Background  Mycosis fungoides (MF) and Sezary syndrome (SS) are the most common forms of cutaneous T-cell lymphoma (CTCL). Various topical and systemic therapeutic alternatives are available, but there is no standard or definite curative treatment regimen. When making a decision about the appropriate treatment modality, the age and compliance of the patient, stage of the disease, treatment accessibility, and previous treatment history should be considered.

Aim  To determine the therapeutic response of patients with MF and SS to different treatment modalities. Patients were evaluated with respect to their clinical and demographic features.

Methods  One hundred and thirteen patients diagnosed clinically and dermatopathologically with MF and SS between March 1984 and June 2001 were included in the study.

Results  Of the 113 patients studied, 110 had a diagnosis of MF and three had a diagnosis of SS; 101 patients (89.4%) were diagnosed with early stage (IA, IB, IIA) and 12 (10.6%) with late stage (IIB, III, IVA, IVB) disease. The age at diagnosis varied between 12 and 81 years (mean, 45.6 ± 15.8 years). Fifty-five (48.7%) patients were male and 58 (51.3%) were female. The duration of the skin lesions varied between 1.5 months and 32 years (mean, 6.1 years). Psoralen plus UVA (PUVA) was the most commonly used initial treatment modality in early stage disease (91%), with a complete remission (CR) rate of 80.4%. With PUVA + interferon-α (INF-α) treatment, CR was 57% in the early stages and 33.3% in the late stages. For late stage disease, systemic therapies, such as pentostatin, gemcitabine, and fludarabine, alone or in combination with INF-α, were preferred. Of the 113 patients, eight (7% of the total and 57.1% of the advanced stage cases) died of MF; 21.4% of the late stage patients showed partial remission and 14.2% showed CR. None of the patients diagnosed with early stage disease died of MF, but two (1.9%) progressed to late stage disease.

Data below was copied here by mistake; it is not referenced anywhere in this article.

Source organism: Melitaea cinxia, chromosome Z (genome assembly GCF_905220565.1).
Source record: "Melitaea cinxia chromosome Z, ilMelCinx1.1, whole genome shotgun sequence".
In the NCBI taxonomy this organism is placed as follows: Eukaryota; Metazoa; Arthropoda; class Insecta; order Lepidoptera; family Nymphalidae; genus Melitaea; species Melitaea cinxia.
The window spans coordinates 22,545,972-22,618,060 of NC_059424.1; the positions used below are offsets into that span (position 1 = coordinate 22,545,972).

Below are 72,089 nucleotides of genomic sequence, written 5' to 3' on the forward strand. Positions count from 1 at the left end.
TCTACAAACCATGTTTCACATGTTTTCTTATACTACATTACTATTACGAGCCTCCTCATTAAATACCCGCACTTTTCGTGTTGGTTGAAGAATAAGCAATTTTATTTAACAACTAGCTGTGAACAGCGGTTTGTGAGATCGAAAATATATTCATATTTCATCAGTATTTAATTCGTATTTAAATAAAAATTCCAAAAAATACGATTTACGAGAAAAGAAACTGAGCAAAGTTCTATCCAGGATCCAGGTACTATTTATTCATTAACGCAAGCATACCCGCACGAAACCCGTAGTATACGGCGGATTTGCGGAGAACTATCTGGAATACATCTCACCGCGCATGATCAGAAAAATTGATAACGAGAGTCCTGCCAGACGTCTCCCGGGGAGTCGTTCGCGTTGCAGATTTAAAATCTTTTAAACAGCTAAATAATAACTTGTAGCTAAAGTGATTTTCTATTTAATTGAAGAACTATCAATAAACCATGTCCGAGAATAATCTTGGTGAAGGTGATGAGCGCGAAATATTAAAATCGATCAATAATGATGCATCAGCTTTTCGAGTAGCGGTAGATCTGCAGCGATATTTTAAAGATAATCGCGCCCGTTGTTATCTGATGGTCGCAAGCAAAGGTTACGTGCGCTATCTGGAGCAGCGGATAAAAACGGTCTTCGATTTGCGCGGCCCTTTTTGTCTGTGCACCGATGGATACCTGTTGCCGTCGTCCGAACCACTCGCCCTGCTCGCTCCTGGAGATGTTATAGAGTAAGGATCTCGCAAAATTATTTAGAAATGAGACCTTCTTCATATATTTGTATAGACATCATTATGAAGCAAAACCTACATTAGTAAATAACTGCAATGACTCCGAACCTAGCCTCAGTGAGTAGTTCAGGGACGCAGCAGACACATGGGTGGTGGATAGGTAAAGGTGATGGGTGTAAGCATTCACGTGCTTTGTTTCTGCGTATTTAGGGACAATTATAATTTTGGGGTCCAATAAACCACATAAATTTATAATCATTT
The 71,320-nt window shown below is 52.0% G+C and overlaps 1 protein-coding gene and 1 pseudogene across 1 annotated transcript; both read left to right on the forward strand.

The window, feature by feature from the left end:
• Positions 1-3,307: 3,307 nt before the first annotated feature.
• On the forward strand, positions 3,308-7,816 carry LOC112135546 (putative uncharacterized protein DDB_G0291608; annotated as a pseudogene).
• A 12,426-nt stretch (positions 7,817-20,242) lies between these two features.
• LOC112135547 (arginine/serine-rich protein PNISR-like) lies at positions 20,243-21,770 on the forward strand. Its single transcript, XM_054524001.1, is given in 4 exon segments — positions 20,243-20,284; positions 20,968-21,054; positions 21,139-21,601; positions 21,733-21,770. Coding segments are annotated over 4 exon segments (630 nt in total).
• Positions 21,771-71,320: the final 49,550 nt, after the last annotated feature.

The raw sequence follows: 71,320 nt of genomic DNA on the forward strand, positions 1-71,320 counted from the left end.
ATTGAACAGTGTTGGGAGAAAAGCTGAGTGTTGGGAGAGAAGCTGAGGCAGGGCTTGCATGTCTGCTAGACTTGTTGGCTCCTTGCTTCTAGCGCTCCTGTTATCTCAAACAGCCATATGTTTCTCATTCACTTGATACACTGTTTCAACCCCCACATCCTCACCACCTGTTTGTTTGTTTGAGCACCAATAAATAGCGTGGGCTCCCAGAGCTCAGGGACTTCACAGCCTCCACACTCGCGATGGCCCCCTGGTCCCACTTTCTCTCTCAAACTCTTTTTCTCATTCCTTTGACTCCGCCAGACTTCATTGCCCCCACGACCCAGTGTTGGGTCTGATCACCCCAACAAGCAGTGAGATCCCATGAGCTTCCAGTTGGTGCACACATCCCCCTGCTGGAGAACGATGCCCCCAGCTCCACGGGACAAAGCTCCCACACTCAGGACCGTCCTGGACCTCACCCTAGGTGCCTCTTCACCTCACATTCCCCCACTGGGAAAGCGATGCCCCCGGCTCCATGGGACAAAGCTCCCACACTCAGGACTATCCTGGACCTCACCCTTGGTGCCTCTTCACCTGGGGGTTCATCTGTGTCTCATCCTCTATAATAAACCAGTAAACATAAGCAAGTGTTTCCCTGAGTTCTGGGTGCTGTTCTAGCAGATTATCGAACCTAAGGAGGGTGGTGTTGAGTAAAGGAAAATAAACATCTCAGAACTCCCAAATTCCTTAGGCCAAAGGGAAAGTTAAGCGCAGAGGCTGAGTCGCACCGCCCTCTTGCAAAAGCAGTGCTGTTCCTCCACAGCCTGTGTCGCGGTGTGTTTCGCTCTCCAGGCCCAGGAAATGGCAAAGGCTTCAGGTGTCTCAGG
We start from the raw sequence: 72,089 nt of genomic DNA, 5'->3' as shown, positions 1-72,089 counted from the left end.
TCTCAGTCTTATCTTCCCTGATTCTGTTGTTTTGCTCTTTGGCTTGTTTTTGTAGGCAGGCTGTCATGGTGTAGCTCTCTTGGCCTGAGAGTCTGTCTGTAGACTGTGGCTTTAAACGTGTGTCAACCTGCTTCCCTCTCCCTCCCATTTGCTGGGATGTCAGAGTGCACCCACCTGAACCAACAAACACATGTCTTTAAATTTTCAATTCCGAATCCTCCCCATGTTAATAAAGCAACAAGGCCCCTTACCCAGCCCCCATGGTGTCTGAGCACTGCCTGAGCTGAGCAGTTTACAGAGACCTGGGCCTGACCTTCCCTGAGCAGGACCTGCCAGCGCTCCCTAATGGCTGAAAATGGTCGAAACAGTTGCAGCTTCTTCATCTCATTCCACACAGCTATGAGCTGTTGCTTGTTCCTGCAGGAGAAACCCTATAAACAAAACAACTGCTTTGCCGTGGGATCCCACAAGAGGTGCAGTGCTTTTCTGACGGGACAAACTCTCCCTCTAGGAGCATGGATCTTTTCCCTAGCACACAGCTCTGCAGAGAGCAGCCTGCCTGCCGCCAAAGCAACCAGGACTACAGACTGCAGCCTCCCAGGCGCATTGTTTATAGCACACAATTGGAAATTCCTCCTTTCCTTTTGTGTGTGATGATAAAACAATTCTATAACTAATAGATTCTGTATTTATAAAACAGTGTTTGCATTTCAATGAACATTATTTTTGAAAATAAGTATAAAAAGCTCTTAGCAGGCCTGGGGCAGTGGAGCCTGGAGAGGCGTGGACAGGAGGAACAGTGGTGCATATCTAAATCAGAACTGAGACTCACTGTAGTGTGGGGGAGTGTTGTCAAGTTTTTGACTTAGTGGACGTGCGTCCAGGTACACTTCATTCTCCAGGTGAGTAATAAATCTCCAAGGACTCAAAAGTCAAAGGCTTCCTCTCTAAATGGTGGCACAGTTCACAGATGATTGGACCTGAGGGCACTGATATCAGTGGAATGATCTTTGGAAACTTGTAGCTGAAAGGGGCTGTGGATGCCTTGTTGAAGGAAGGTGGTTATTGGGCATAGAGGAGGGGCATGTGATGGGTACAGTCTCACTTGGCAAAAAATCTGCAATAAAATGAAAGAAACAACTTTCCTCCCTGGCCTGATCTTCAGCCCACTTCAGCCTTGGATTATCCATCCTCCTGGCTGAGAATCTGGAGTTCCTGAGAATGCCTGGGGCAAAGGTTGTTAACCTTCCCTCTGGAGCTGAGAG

Conclusions  PUVA and PUVA + INF-α are effective treatment modalities, especially for early stage MF. Once the disease has progressed, both MF and SS are very resistant to treatment regimens, including chemotherapeutic agents. It is important to diagnose and treat these diseases, especially MF, in the early stages for lasting remission.